Recent and soon-to-be college graduates will soon have a new option to help keep their federal student loan payments manageable and avoid default—the Pay-As-You-Earn repayment plan recently finalized by the U.S. Department of Education.
Students graduating from college this year are entering the job market with record student debt and facing near record unemployment rates. Half of recent college graduates are either unemployed or underemployed—the highest share in more than a decade. This makes the new student loan changes particularly timely.
Pay-As-You-Earn is designed to help these recent and soon-to-be college graduates, allowing them to make lower income-based monthly payments on their loans than the current Income-Based Repayment (IBR) and Income-Contingent Repayment (ICR) plans allow. Pay-As-You-Earn will also provide loan forgiveness after 20 years rather than 25 years of payments, allowing borrowers to more easily save for retirement and help their children pay for college. To be eligible, borrowers must have taken out their first federal student loan after September 30, 2007 and received a loan disbursement after September 30, 2011—meaning primarily recent undergraduates.
Some have questioned how much borrowers with modest incomes will benefit from the plan. In fact, such borrowers will receive significant relief. Here are just a couple of examples:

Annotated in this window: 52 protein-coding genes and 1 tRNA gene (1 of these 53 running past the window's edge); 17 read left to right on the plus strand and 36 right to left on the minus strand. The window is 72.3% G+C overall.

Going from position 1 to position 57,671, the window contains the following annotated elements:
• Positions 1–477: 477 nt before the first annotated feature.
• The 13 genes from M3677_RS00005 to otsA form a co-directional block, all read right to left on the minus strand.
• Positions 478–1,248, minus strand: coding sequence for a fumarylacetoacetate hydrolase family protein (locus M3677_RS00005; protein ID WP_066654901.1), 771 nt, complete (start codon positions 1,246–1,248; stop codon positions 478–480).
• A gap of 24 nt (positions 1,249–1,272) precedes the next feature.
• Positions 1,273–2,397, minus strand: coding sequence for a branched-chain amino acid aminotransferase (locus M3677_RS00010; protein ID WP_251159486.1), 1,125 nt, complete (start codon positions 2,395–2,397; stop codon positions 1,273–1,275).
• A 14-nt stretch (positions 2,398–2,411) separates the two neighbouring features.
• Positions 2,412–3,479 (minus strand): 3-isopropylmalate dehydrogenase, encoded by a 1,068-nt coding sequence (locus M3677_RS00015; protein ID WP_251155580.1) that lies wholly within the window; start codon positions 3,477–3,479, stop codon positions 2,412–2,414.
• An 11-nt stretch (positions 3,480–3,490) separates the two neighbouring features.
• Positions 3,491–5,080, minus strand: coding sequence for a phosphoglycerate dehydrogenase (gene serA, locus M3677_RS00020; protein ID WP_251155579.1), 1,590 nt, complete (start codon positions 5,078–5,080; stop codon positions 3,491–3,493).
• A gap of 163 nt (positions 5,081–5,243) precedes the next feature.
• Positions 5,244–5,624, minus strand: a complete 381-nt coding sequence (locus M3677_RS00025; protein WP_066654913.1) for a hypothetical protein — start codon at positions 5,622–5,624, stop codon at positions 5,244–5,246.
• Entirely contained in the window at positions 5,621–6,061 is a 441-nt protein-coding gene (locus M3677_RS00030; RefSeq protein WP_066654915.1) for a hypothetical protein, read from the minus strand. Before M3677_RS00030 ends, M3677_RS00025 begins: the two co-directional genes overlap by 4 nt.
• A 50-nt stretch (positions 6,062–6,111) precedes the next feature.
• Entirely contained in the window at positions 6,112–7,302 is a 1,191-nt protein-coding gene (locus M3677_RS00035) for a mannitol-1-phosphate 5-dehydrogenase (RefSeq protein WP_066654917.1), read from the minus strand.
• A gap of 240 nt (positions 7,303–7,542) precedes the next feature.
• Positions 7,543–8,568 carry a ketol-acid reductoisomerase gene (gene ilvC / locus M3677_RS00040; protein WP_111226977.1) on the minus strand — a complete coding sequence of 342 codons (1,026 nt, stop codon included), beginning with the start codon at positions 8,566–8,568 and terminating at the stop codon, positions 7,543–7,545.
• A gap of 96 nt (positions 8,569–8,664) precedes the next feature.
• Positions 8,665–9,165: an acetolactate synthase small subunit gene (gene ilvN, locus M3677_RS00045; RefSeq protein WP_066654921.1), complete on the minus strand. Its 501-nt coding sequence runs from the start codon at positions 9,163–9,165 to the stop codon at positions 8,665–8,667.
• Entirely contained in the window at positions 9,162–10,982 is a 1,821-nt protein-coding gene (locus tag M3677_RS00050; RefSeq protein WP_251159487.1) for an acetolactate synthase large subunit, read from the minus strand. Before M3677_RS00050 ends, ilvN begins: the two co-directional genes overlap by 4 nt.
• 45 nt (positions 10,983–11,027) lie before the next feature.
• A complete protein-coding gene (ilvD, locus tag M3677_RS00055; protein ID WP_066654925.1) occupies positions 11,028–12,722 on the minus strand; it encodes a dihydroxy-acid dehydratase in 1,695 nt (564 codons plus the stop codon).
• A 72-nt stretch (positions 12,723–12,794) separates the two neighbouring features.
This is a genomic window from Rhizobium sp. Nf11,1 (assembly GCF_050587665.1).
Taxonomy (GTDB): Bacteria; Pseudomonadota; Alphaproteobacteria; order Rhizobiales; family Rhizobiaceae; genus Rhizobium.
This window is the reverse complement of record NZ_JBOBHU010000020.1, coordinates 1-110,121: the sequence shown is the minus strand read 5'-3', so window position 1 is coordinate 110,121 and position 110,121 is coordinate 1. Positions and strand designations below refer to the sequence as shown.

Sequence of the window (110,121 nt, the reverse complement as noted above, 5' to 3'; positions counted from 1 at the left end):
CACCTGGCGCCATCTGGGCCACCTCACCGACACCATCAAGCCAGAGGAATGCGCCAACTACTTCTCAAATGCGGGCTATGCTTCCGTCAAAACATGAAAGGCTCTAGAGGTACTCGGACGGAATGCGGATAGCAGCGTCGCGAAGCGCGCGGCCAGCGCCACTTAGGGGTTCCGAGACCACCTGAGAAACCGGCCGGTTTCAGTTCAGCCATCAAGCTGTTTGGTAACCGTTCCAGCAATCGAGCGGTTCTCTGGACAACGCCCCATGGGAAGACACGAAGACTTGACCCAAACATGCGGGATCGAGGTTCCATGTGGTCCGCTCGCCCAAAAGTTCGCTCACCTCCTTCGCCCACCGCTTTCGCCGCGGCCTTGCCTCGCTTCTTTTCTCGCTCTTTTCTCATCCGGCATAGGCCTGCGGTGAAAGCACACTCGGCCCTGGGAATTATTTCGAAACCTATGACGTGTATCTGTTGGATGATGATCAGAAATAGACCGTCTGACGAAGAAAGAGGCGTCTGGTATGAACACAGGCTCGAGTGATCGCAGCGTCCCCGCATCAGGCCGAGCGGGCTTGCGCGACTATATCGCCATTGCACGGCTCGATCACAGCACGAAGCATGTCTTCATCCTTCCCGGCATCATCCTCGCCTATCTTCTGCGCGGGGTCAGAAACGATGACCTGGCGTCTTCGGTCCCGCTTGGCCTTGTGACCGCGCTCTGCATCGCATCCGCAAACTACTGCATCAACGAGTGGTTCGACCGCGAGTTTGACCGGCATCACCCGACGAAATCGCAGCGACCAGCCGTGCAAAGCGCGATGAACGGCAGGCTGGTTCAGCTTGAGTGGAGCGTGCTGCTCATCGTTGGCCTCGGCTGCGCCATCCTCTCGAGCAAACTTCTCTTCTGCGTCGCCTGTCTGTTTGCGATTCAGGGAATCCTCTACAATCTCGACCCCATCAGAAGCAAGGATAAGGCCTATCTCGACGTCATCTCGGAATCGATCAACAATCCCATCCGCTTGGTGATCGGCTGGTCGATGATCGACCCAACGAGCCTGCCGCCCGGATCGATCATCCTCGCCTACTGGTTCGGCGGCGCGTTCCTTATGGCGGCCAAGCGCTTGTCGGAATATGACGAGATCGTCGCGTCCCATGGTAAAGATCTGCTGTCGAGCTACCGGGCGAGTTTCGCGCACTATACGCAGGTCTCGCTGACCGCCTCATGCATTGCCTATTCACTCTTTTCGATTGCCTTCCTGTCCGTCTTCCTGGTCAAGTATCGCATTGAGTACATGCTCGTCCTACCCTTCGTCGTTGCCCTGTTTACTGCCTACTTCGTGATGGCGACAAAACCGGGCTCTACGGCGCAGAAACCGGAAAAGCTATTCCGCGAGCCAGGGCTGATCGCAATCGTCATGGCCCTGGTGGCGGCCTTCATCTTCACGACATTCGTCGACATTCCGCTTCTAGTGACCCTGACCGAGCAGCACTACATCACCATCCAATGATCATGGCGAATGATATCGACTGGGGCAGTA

- For students leaving school in 2012 or later with $26,600 in federal loan debt (the average total debt for borrowers in the Class of 2011) and earning $25,000 a year (adjusted gross income), Pay-As-You-Earn will lower their monthly payments by about one-third (from $103 to $69) compared to the current IBR plan.
- Pay-As-You-Earn will also provide significant repayment relief to the many working adults who went back to college during the economic downturn. A married recent graduate with two children, an adjusted gross income of $45,000, and $26,600 in federal loans will also see his or her monthly payments reduced by one-third (from $130 to $87) compared to the current IBR plan.
No one repayment plan will be the best or most affordable option for everyone, but particularly in today’s economy, many borrowers are struggling to avoid delinquency and default. With the Class of 2012’s first student loan payments coming due starting this month, for many, Pay-As-You-Earn cannot come soon enough.